- (ii) In an action for medical, dental or podiatric malpractice, any party may, by written offer made to and served upon all other parties and filed with the court, offer to disclose the name of, and to make available for examination upon oral deposition, any person the party making the offer expects to call as an expert witness at trial. Within twenty days of service of the offer, a party shall accept or reject the offer by serving a written reply upon all parties and filing a copy thereof with the court. Failure to serve a reply within twenty days of service of the offer shall be deemed a rejection of the offer. If all parties accept the offer, each party shall be required to produce his or her expert witness for examination upon oral deposition upon receipt of a notice to take oral deposition in accordance with rule thirty-one hundred seven of this chapter. If any party, having made or accepted the offer, fails to make that party’s expert available for oral deposition, that party shall be precluded from offering expert testimony at the trial of the action.
- (iii) Further disclosure concerning the expected testimony of any expert may be obtained only by court order upon a showing of special circumstances and subject to restrictions as to scope and provisions concerning fees and expenses as the court may deem appropriate. However, a party, without court order, may take the testimony of a person authorized to practice medicine, dentistry or podiatry who is the party’s treating or retained expert, as described in paragraph three of subdivision (a) of this section, in which event any other party shall be entitled to the full disclosure authorized by this article with respect to that expert without court order.
- (iv) Repealed eff. Feb. 17, 2014 by L.2013, c. 23, § 4 .
2. Materials. Subject to the provisions of paragraph one of this subdivision, materials otherwise discoverable under subdivision (a) of this section and prepared in anticipation of litigation or for trial by or for another party, or by or for that other party’s representative (including an attorney, consultant, surety, indemnitor, insurer or agent), may be obtained only upon a showing that the party seeking discovery has substantial need of the materials in the preparation of the case and is unable without undue hardship to obtain the substantial equivalent of the materials by other means. In ordering discovery of the materials when the required showing has been made, the court shall protect against disclosure of the mental impressions, conclusions, opinions or legal theories of an attorney or other representative of a party concerning the litigation.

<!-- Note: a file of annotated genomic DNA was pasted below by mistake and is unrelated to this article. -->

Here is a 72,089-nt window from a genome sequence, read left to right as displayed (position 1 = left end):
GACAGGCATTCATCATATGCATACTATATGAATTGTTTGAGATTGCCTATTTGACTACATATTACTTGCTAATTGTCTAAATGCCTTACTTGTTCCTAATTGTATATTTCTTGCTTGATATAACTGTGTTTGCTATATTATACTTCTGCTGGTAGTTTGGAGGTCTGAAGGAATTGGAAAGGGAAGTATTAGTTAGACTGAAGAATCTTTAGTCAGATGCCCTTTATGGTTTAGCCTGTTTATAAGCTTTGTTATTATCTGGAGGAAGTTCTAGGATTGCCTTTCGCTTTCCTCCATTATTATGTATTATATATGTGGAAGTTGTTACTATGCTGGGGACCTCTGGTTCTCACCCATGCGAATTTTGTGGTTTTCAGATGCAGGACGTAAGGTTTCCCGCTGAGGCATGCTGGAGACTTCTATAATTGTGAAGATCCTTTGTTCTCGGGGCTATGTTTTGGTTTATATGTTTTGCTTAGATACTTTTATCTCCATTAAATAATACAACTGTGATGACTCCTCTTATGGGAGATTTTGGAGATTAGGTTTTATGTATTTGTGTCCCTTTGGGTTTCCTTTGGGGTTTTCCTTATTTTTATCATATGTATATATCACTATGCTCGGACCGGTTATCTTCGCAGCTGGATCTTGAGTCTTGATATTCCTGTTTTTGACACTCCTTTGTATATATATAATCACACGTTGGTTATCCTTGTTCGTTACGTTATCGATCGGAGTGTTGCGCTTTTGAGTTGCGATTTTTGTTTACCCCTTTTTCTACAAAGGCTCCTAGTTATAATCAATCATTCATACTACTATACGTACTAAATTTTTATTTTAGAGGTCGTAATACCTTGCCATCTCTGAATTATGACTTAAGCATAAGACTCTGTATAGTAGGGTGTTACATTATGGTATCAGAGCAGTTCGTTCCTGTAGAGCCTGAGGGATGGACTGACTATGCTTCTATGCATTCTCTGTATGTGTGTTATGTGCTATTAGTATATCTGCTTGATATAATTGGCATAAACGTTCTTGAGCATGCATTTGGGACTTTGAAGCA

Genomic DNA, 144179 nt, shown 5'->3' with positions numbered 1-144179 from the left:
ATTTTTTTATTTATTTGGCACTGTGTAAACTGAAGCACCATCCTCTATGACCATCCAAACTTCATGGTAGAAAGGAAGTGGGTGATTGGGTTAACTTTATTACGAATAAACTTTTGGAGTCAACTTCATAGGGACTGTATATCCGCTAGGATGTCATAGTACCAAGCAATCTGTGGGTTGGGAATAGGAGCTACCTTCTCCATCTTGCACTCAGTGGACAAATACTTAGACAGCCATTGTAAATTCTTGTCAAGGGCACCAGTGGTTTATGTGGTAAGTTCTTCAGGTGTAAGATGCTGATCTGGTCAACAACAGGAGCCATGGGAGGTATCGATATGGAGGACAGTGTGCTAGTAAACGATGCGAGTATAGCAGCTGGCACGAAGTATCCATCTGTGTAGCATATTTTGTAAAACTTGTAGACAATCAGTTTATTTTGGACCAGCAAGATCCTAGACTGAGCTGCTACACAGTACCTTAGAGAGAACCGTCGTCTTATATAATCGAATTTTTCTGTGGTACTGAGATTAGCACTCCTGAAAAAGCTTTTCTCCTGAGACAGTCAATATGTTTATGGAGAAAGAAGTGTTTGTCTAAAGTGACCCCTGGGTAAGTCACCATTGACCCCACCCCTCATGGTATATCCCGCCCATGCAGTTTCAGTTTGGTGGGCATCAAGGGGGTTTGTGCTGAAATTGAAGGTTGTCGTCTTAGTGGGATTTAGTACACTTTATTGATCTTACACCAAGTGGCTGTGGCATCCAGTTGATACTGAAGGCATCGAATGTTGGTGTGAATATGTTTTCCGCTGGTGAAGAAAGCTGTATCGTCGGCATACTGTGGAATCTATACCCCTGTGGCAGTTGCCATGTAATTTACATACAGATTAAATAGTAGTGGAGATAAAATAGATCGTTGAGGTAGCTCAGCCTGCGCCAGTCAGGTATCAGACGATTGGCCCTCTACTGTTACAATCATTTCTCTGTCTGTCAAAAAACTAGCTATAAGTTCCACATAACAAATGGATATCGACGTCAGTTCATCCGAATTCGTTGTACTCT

(e) Party’s statement. A party may obtain a copy of his own statement.
(f) Contents of insurance agreement. A party may obtain discovery of the existence and contents of any insurance agreement under which any person carrying on an insurance business may be liable to satisfy part or all of a judgment which may be entered in the action or to indemnify or reimburse for payments made to satisfy the judgment. Information concerning the insurance agreement is not by reason of disclosure admissible in evidence at trial. For purpose of this subdivision, an application for insurance shall not be treated as part of an insurance agreement.
(g) Accident reports. Except as is otherwise provided by law, in addition to any other matter which may be subject to disclosure, there shall be full disclosure of any written report of an accident prepared in the regular course of business operations or practices of any person, firm, corporation, association or other public or private entity, unless prepared by a police or peace officer for a criminal investigation or prosecution and disclosure would interfere with a criminal investigation or prosecution.
(h) Amendment or supplementation of responses. A party shall amend or supplement a response previously given to a request for disclosure promptly upon the party’s thereafter obtaining information that the response was incorrect or incomplete when made, or that the response, though correct and complete when made, no longer is correct and complete, and the circumstances are such that a failure to amend or supplement the response would be materially misleading. Where a party obtains such information an insufficient period of time before the commencement of trial appropriately to amend or supplement the response, the party shall not thereupon be precluded from introducing evidence at the trial solely on grounds of noncompliance with this subdivision. In that instance, upon motion of any party, made before or at trial, or on its own initiative, the court may make whatever order may be just. Further amendment or supplementation may be obtained by court order.